Our clinic provides services for adults who suffer from some of the most debilitating mental illnesses (schizophrenia, major depressive disorder, bipolar disorder, psychotic disorder, delusional disorder, schizoaffective disorder and specific personality disorders).

What is the official definition of homelessness versus the definition of the agency?
The Federal definition of homesslessness is: “an individual who lacks a fixed, regular, and adequate nighttime residence; and a supervised publicly or privately operated shelter designed to provide temporary living accommodations (including welfare hotels, congregate shelters, and transitional housing for the mentally ill); an institution that provides a temporary residence for individuals intended to be institutionalized; or a public or private place not designed for, or ordinarily used as, a regular sleeping accommodation for human beings”.  We provide services under that definition, which differs slightly from the more restrictive Housing and Urban Development definition of homelessness which is limited to individuals living on the street or in shelters (excluding individuals who are forced to live in motels or “doubled-up”- temporarily living with someone else)

How does homelessness affect children?
Children whose families are experiencing homelessness are at risk of child welfare invovlement and family fragmentation attributable to the living conditions associated with homelessness.  Cognitive development, language acquistion and motor skills can be seriously compromised due to the instability of homelessness.  It is well documented that in school age children, those experiencing homelessnes are diagnosed with learning disblibilities, suffering from attachment disorders, and diagnosed with chronic and acute health conditions at a much higher rate than other children.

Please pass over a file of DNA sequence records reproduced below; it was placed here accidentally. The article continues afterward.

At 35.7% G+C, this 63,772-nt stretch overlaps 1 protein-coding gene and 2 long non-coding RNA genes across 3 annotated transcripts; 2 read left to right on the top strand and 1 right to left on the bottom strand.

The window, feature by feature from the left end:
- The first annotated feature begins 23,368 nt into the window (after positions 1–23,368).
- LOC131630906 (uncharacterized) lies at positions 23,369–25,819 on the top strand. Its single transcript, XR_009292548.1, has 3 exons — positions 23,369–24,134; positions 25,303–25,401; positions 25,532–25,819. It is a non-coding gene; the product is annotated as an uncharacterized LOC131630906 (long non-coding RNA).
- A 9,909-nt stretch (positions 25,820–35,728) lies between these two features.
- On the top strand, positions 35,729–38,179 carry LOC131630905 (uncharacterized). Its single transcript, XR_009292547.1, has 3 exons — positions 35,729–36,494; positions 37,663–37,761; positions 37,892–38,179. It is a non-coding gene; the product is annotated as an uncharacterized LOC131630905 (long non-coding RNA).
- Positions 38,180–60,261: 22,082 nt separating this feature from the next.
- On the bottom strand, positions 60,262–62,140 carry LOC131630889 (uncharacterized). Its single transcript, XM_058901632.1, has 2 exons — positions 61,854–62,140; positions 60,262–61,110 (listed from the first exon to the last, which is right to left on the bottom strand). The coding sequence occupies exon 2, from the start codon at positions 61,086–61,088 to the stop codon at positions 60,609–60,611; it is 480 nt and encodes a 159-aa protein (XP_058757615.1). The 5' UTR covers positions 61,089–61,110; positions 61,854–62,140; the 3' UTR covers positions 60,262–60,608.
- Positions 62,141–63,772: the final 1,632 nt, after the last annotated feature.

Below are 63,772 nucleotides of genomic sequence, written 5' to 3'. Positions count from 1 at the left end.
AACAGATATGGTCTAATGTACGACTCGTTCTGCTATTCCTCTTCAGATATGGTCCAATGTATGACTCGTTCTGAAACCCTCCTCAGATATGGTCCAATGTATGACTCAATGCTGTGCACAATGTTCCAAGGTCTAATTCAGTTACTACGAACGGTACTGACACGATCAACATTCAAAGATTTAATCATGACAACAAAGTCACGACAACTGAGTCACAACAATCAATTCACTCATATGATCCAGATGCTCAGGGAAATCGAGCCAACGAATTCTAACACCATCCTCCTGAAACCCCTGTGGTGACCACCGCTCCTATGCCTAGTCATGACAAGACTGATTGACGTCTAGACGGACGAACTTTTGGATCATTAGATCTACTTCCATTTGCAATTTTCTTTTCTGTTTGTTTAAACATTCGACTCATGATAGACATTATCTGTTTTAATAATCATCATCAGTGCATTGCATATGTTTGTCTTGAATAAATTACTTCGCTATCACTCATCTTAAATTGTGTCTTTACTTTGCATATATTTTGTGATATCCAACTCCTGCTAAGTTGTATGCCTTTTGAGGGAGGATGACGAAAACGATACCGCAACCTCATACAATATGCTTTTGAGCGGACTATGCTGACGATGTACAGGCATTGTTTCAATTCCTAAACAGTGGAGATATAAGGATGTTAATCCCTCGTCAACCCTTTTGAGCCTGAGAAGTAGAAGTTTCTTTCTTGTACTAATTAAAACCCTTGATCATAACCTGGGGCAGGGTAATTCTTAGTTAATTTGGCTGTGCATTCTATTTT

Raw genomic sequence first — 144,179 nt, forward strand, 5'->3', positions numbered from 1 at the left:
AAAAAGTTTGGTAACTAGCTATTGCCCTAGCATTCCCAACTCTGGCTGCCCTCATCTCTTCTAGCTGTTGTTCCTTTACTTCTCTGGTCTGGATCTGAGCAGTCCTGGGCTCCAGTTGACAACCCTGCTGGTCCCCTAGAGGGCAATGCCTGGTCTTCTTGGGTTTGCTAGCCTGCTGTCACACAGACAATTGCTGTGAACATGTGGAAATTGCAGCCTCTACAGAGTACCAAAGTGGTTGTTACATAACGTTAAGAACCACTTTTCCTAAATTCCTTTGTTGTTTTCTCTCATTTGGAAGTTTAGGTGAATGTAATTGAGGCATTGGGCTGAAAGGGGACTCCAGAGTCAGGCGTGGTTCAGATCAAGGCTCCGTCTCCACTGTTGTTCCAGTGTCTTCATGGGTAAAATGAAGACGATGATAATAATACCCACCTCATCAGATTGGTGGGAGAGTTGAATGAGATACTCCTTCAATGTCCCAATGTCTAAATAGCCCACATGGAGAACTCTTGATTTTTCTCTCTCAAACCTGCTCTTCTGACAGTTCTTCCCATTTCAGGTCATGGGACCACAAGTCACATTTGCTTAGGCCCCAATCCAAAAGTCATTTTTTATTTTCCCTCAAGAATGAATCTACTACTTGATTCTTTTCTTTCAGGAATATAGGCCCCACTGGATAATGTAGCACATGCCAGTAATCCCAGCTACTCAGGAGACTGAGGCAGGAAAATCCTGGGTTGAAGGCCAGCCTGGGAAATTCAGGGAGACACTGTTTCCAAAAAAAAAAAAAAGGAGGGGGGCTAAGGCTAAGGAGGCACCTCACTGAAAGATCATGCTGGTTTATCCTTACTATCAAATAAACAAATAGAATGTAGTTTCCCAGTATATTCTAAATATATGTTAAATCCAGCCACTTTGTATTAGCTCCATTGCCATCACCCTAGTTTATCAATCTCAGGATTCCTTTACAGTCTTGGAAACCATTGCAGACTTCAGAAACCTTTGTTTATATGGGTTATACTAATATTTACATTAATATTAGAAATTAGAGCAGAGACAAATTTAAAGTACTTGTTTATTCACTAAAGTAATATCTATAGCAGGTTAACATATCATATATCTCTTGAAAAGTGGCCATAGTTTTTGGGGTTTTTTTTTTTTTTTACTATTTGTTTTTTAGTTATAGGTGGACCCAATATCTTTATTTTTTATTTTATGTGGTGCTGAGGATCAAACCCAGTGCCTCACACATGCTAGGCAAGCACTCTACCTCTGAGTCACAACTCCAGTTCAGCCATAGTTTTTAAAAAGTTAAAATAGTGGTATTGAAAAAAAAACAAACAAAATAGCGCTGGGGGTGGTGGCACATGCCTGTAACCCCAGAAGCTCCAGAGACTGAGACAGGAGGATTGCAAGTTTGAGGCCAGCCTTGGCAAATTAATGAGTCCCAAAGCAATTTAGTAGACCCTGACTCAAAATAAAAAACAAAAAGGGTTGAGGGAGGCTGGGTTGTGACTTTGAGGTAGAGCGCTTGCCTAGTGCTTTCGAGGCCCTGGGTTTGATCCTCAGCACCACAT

Are there entire families that are homeless?
Yes, unfortunately, and we are seeing an increase in that phenomena.

Why are you so passionate about the work you do?
I cannot imagine doing NOTHING and am intimately cognizant of the fact that it could just as easily be me on the other end of the table. In fact, at various periods in my life, it was me and this is my chance to give back what I received.  The gift of Reciprocity can never be understated.